The objective of this study was to develop a simple and fast method for the quantification of simmondsin content in different accessions of jojoba and to identify the best accession with desired traits among them.


Plant material: Seed samples of eighteen different jojoba accessions were collected in the month of May, 2014 from AJORP (Association of Rajasthan for Jojoba Plantation and Research Project), Rajasthan, India (Table 1). These jojoba accessions having ancestral origin from Israel and USA and their seeds were collected and used to grow in different parts of India like Jaipur, Bhavnagar and Jodhpur. Further from these places they are collected and maintain at jojoba farm AJORP, Jaipur Rajasthan, India. The sample seeds were stored in zip locked polybags, weighed and milled for oil extraction.

Jojoba oil extraction: Jojoba seeds (100 g) were grounded using mortar and pestle and powder was magnetically stirred for 1.5 h in 500 mL distilled water at 90°C in a round bottom flask provided with reflux condenser10. After filtering the mixture, the solution was allowed to standin order to allow the oil to float above the water and oil was separated via simple pipetting and weighed. All oil samples collected were stored in sealed glass vials at 4°C till further analysis.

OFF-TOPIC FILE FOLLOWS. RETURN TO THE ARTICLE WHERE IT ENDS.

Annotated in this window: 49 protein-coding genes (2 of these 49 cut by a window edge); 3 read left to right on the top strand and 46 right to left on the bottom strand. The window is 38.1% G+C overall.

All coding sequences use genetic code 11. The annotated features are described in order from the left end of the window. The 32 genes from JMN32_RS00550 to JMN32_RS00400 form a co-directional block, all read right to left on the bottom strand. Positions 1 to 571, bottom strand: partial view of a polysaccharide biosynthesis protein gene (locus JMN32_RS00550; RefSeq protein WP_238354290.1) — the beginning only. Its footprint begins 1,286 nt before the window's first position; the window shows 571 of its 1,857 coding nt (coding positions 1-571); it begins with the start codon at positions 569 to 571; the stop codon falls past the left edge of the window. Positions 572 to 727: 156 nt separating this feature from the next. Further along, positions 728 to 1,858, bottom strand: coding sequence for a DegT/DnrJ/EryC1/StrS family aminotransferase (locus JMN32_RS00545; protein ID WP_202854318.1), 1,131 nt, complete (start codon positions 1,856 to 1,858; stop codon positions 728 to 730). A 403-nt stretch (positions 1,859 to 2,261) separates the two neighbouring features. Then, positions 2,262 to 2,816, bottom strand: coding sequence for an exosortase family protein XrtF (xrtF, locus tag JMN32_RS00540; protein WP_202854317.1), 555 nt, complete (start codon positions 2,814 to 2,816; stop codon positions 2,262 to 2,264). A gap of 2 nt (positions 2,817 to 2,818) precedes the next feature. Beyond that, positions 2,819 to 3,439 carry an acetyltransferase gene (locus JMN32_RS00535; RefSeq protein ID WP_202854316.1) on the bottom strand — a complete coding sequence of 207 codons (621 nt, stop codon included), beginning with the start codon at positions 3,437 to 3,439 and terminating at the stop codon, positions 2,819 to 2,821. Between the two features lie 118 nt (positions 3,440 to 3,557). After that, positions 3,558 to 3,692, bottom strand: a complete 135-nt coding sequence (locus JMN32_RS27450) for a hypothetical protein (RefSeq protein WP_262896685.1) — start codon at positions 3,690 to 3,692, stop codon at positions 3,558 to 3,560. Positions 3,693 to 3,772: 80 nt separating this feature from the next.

Simmondsin extraction: The filtrate from previous step was dried in an oven at 35°C and then residue was mixed with 30 mL methanol. In order to eliminate insoluble products, the solvent was evaporated and the obtained brown residue (simmondsin) was weighed. This was weighed and further analyzed and quantified by HPLC using standard solution of simmondsin.

Table 1:Different accessions of S. chinensis (Jojoba) selected for phytochemical profiling